Telling time is among the practical skills that one needs to learn when trying to get familiarized with a new country that uses a different language. If you found yourself in a German city such as Berlin or Munich, for example, you will have to know how to express yourself in German, should someone approach you. For instance, a fellow traveler or even a local might ask you for the time. Luckily, the numerical system is still very much used in these areas, but if you really want to blend in and show your effort in assimilating as much as possible into the local culture, it wouldn't hurt if you go the extra mile in learning the language.
The phrase Ei ist usually precedes any declaration of time. This literally translates as "It is."
Here's how you tell time in the German Language.
1. Just like most other people in the West, Germans tend to split the hour into halves and quarters. You rarely hear people give the time to the minute unless it's a very precise schedule such as a train trip or a flight. The German term for quarter of an hour is viertel while the term halb is used for half. To say "half past the hour", you say halb [the hour].
2. Most people also use the "X minutes past the hour of Y" format as well when conversing in English. The Germans have a similar way of telling the time in this way. To express the number of minutes that have passed since a certain hour, one may say nach. To say that it's 2:10, one may say Ei ist zehn nach zwei, which means "It is ten past two."
3. The same applies for the expression of "quarter past". One can easily say viertel nach neun for "quarter past nine."
4. The inverse of the "past" is of course the reference to "before" the hour. To express this, you may use the term vor. Viertel von sechs for example means "quarter before six."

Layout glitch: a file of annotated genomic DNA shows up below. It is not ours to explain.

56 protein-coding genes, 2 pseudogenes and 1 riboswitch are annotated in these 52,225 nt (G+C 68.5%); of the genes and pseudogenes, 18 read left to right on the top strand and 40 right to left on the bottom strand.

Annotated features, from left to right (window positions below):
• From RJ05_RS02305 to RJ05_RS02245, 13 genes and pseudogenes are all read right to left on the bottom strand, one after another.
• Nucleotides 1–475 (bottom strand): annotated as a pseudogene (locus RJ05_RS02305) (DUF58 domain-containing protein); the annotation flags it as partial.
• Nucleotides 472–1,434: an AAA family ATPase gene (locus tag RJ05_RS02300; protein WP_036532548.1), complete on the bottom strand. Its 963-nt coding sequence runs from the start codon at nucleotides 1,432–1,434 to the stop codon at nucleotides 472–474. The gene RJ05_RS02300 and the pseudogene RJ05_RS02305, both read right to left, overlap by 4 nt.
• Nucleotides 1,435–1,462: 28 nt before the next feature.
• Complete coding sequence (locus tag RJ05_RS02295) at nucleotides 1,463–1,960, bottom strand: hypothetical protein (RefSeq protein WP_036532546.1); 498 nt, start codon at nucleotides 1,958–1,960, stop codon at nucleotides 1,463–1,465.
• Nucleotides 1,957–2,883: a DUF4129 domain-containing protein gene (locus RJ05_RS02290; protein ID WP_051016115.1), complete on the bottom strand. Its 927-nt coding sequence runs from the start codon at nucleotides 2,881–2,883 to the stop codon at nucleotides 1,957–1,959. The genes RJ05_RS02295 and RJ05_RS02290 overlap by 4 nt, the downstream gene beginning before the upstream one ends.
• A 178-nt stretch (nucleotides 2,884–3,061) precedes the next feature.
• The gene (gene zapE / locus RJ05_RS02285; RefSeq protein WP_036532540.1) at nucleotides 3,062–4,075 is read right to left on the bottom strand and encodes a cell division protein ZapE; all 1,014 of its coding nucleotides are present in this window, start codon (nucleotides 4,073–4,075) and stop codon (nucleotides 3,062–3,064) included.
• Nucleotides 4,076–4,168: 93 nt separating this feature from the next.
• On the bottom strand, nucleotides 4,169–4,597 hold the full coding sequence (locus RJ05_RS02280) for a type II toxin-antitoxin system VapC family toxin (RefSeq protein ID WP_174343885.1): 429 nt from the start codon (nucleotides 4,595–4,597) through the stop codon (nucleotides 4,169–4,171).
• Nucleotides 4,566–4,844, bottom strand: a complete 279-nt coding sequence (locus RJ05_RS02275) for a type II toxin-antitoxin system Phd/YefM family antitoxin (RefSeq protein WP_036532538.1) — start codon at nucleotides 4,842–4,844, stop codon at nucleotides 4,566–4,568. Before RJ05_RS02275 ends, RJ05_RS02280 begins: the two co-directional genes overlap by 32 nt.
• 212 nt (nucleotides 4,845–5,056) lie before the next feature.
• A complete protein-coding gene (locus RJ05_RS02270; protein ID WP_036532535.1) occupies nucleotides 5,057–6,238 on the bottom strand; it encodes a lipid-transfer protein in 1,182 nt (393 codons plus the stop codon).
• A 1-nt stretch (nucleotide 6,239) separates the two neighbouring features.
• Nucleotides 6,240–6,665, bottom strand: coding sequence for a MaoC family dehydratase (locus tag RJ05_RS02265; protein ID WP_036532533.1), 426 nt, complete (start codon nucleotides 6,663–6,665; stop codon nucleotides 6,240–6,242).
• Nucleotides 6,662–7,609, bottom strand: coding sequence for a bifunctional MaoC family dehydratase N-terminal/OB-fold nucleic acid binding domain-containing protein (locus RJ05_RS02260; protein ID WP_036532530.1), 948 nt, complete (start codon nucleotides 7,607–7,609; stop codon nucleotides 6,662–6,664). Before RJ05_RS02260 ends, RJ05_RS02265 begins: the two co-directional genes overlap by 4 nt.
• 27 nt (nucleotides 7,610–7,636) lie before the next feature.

5. You may also use the German version of the English "o'clock". The Germans use the term uhr between the hour and the minutes to signify the demarcation and difference.
6. Most television stations would use the 24 hour military time format. Store and shop hours are also almost always posted in this format in windows and signs.
7. There's no going around this. To know how to tell the time in German, you should be good in counting in German - or at least from 1 to 59.
Here's a list that can help you get familiarized with the numbers.
- One - Eins
- Two - Zwei
- Three - Drei
- Four - Fier
- Five - Funf
- Six - Sechs
- Seven - Sieben
- Eight - Acht
- Nine - Neun
- Ten - Zehn
- Eleven - Elf
- Twelve - Zwolf
- Thirteen - Dreizhen
- Fourteen -Vierzehn
- Fifteen - Funfzehn
- Sixteen - Sechzehn
- Seventeen - Siebzehn
- Eighteen - Achtzehn
- Nineteen - Neunzehn
If you noticed, the format for the teens was simply adding zehn to the end of the first syllable of the number in excess of ten.
For the twenties, the suffix - nundzwandzig (i.e. siebenundzwanzig, acthundzwanzig) is added to the end. Twenty is said as zwanzig.
For the thirties, the suffix is unddreißig. Thirty is dreißig.
For the forties, the suffix is undverzig. Forty is vierzig.
Finally, the fifties have the suffix undfunfzig. Fifty is funfzig.
It may be a mouthful now, but with enough practice and effort to tell time every time you get the chance to do so, you will surely find it getting progressively easier.